Make a Difference.....
Tell your children about the bystander effect. This is the social phenomenon that makes it difficult for people to intervene when others around them aren't getting involved. Brainstorm why people might be hesitant to help out when they see bullying or teasing, or just notice someone in need of assistance. Could it be fear? Self-consciousness? Wanting to wait for someone else to take charge? Talk about how to lessen the intimidation we all feel in those situations.
Model getting involved. Research indicates that children who've seen adults and other kids stand up in difficult situations are more likely to do so themselves. If you help out the woman who dropped her groceries, show compassion to victims of unkind behavior, and speak up when someone tells a racist joke, your children will be inclined to model your actions. When you do "stand up," talk to your children about why you intervened and how it felt.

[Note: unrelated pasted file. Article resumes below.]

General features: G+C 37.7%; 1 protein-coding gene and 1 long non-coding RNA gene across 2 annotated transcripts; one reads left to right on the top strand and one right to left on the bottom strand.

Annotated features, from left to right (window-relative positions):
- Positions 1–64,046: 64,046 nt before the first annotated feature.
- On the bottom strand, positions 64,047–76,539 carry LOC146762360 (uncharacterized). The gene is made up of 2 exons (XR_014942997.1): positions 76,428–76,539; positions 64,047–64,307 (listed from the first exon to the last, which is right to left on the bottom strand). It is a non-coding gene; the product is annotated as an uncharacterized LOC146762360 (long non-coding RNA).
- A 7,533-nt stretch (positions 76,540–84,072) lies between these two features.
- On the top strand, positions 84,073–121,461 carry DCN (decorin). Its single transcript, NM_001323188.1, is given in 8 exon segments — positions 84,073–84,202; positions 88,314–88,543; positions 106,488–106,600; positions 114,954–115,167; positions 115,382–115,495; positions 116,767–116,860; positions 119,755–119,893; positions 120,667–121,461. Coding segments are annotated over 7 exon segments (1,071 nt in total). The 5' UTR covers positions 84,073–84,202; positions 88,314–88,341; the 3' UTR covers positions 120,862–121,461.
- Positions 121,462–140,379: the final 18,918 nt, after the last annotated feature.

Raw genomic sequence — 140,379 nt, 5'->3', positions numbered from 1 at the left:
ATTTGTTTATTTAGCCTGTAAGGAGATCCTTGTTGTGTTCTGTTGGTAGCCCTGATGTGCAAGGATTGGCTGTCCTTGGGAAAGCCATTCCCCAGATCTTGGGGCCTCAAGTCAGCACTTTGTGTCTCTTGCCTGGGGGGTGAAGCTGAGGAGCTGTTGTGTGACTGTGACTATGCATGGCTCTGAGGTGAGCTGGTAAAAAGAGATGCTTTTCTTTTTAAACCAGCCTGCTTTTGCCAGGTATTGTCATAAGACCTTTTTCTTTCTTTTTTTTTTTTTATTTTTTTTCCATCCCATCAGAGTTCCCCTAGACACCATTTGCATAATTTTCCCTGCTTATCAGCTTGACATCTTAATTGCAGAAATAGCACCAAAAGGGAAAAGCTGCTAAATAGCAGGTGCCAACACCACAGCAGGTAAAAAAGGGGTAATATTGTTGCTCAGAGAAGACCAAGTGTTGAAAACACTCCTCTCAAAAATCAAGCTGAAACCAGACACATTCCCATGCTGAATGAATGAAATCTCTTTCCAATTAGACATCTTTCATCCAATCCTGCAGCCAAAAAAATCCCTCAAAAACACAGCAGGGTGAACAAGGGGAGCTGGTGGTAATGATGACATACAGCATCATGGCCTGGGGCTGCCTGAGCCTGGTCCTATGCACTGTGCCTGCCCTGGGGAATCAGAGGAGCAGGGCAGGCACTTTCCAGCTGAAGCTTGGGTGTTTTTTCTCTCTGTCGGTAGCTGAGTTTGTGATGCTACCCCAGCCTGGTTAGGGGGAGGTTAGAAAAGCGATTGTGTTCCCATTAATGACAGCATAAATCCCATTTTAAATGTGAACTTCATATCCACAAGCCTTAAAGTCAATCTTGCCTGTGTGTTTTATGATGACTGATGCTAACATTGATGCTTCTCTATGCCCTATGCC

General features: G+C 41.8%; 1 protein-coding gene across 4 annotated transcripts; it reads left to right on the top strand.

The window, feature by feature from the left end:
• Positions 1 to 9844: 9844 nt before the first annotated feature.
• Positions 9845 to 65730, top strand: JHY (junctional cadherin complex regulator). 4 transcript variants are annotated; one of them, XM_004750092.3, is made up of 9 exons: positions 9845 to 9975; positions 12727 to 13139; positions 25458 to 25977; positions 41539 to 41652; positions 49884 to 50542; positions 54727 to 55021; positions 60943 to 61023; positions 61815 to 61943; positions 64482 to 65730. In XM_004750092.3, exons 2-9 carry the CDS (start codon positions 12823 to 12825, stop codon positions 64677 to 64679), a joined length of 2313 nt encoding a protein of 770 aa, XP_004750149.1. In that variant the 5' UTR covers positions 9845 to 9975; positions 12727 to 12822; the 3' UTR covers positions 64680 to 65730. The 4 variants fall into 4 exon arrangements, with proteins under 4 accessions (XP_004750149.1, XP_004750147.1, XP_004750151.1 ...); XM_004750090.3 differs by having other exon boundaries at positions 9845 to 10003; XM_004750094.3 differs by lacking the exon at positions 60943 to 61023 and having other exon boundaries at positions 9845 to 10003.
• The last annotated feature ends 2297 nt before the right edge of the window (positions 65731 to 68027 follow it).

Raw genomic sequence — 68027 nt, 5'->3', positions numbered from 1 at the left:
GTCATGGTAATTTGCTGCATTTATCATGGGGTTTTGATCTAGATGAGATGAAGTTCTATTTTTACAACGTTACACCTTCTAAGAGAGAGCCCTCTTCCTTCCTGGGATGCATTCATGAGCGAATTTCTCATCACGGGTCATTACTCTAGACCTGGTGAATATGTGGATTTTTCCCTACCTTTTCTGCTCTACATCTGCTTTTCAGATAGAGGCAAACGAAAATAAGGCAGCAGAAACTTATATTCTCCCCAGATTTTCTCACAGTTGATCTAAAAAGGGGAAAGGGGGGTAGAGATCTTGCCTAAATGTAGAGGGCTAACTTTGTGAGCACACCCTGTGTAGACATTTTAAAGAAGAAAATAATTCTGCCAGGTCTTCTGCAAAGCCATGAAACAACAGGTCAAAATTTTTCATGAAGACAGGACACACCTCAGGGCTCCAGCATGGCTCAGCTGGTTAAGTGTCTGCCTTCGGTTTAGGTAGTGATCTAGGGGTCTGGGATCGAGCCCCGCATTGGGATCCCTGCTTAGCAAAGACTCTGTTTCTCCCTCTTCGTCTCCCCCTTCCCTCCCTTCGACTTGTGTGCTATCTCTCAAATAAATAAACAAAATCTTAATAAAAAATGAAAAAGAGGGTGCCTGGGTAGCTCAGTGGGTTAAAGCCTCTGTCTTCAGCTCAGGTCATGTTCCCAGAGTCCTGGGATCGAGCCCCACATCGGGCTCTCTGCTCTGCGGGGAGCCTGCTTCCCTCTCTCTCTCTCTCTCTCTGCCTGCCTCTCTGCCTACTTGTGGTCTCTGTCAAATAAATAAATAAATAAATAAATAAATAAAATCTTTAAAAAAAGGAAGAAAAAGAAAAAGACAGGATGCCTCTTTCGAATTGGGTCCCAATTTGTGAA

Nurture your child's "heroic imagination." Children are most likely to act altruistically, and even heroically, if they feel their parents would expect it of them. Talk and read about real-life heroes and the difference they've made. Talk about a time when you did something heroic to help another creature.
Empower your child to intervene. Let your children know that intervening makes a difference. Even if they are too frightened, for example, to confront a bully, remind them that there are "quiet" ways to help. They can report the incident to a trusted adult, or comfort the victim by simply standing next to him or her, sending a kind text, calling to voice support, or sitting with him or her at lunch. Explain that each of these is very meaningful...and brave.
Foster caring and social responsibility in your children. Researcher Samuel Oliner, who studied the "rescuers" of Jews in Nazi Europe, discovered that those who displayed "heroic kindness" were most often raised by families that emphasized compassion, inclusiveness and an "ethical responsibility to all life." If you practice kindness with your children each day, they're more likely to act heroically when the need arises.